North Korea: Oops, We Forgot Dear Leader's Birthday Again

As Secretary of State Hillary Clinton makes her first overseas jaunt -- to Asia -- the words "North Korea" and "Kim Jong-il" are being frequently bandied about - since both South Korea and Japan are petrified that North Korea, which holds nuclear weapons in its arsenal, will launch an attack. Those fears have only been heightened lately with North Korea's rumbling about testing its long range missiles.

Never mind that North Korea's last test of the missile lasted all of 14 seconds before it plopped into the sea. Like a baby banging on his high chair tray, wacked-out "Dear Leader" Kim Jong-il (or the powers representing him since he had a stroke last year) is/are demanding attention from the U.S., and while Clinton has said the US is conditionally open to normalizing relations, the Obama administration - which snubbed North Korea, by ignoring requests to attend the inauguration ceremony -- could have made a nod in North Korea's direction, by making the simple gesture of sending a birthday card for Kim Jong-il's birthday -- which was on February 16th.

I'm not saying such a birthday card should have said "We applaud the fact you were born" or "here's to many more with you in the driver's seat." But it could have said, "Here's to the birth of more civil relations and more open dialogue between our two countries."

The reason that a birthday card would have been helpful is the day is a major to-do to Kim - a day of spectacular displays of dancing, singing, parades, flower ceremonies and placards held up by tens of thousands to form dazzling designs. He's said to get awfully miffed when it's forgotten, as it typically is by leaders of those countries that matter - and the gifts he has received over the years are so precious that they are, says French photographer Eric Lafforgue who recently visited North Korea, displayed in a guarded museum build into rock, to withstand attacks. As Lafforgue (who contributed fantastic photos to my book, What Every American Should Know about the Middle East) notes in his upcoming photo-essay book - You'll Never Walk North Korea -- the collection of presents held within was certainly a national treasure.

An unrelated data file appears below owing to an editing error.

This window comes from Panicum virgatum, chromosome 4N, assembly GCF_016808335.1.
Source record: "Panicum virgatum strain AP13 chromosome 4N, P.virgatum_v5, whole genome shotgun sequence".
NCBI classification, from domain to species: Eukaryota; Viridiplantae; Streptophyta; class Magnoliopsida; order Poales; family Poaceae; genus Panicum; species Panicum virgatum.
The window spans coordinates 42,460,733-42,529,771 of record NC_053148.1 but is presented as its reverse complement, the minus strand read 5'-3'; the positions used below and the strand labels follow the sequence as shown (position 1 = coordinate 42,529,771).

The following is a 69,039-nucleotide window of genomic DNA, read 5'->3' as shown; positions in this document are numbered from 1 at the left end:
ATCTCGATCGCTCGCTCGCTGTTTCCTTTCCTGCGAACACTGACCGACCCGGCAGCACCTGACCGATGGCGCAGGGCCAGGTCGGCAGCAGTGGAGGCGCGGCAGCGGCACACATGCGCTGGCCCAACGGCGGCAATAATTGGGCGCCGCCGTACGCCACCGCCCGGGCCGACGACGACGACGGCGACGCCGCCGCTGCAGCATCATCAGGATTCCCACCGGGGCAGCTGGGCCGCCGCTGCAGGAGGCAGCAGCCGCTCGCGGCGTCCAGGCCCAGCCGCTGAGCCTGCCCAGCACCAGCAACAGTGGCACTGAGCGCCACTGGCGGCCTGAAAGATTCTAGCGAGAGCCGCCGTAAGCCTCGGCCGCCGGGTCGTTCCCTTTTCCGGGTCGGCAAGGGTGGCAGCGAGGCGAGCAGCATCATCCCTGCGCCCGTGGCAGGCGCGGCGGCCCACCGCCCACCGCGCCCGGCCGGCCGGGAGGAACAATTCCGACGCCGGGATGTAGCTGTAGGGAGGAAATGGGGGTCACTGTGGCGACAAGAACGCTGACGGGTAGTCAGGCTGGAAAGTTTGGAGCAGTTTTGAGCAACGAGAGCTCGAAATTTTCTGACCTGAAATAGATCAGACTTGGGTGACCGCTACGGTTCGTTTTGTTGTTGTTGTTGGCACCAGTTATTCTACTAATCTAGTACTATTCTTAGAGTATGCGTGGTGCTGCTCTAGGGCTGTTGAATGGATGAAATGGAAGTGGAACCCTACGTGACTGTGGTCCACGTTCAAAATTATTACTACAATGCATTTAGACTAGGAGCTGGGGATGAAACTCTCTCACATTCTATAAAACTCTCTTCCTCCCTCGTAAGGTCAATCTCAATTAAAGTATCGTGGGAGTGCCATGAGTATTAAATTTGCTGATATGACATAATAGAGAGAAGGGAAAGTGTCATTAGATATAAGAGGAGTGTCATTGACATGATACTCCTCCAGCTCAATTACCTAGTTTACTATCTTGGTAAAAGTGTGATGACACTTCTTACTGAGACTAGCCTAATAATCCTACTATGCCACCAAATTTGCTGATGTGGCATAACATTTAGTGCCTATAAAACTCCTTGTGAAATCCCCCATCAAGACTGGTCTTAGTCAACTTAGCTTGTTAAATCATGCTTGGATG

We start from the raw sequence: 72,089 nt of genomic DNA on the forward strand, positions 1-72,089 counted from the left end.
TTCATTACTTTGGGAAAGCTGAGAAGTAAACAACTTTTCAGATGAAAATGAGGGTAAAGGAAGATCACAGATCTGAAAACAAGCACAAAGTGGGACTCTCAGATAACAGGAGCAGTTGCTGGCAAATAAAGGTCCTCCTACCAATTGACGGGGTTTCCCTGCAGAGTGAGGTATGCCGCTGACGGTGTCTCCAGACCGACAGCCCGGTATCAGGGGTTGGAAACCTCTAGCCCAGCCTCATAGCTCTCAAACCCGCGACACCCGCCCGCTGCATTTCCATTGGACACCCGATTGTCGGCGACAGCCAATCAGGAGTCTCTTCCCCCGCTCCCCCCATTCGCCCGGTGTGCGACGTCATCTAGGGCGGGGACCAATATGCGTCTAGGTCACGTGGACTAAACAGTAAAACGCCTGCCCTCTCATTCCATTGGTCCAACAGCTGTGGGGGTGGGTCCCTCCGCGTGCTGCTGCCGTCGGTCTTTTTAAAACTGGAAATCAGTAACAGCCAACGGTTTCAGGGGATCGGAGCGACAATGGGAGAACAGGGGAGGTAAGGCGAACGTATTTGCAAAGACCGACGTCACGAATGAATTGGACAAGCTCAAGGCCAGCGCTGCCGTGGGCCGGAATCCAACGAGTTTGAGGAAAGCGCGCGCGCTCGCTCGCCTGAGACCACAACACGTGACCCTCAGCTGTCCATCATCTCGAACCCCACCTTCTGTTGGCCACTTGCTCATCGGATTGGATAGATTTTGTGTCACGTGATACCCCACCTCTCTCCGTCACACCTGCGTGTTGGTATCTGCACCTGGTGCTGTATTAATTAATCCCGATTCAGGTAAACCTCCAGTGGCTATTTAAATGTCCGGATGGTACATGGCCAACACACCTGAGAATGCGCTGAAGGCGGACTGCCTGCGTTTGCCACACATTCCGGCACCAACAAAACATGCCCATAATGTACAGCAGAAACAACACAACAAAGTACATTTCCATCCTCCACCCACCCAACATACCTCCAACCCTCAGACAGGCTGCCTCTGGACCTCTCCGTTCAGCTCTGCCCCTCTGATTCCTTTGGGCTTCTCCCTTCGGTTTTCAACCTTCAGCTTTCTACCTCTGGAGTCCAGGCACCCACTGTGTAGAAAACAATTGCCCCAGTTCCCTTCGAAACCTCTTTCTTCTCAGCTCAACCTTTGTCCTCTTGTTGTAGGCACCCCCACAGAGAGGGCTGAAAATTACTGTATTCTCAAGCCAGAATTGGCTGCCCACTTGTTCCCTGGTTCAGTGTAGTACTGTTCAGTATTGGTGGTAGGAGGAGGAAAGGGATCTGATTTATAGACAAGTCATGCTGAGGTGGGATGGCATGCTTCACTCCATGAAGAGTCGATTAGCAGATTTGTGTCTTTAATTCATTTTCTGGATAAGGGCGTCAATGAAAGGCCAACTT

-Did you enjoy the visit Mr. Eric?

-Yes! I can understand why the gifts are so well protected... silver cheese sticks, 2 cuckoo clocks from Pakistan, a model airplane, a plasma screen, a really kitsch living room, golf clubs, a Guinness book of records certified table, a stuffed crocodile holding a set of glasses given by the Sandinistas, weapons from Uganda, a china set, 2 paper weights with turtles inside the glass, commemorative plates, a Plexiglas aircraft carrier from USSR, a silver Kalashnikov from Iran, a plate with Karl Marx's face on it, a teddy bear, a train wagon, a tajine dish, Cuban suitcases made out of crocodile, a tiger skin, a ball signed by Michael Jordan... [the last a gift from then-Secretary of State Madeline Albright in 2000] Incredible! No one has dared make a mockery of the Leaders...

-And you know Mr. Eric, if you should spend just one minute in front of each gift, it would take you more than a year to see everything!

This year Kim Jong-il's birthday bash was more "celebratory" than usual, accompanied by the moving of missiles and bellowing about how North Korea has every right to develop its "space program."

Beyond all the saber-rattling, the bottom line is that while South Korea frets about what will happen when Kim dies (Seoul fears that North Koreans will come flooding in), North Korea is worried silly that the U.S. will attack.

Despite the heavy US troop presence in South Korea and along the DMZ that divides North and South Korea, site of frequent war games with the US and its southern ally, such an attack seems unlikely - unless North Korea strikes first. Here's to trying to minimize that possibility by sending at least a belated birthday note.

-- Melissa Rossi, the author of What Every American Should Know about the Middle East, is currently working on a book about Asia -- Afghanistan and East.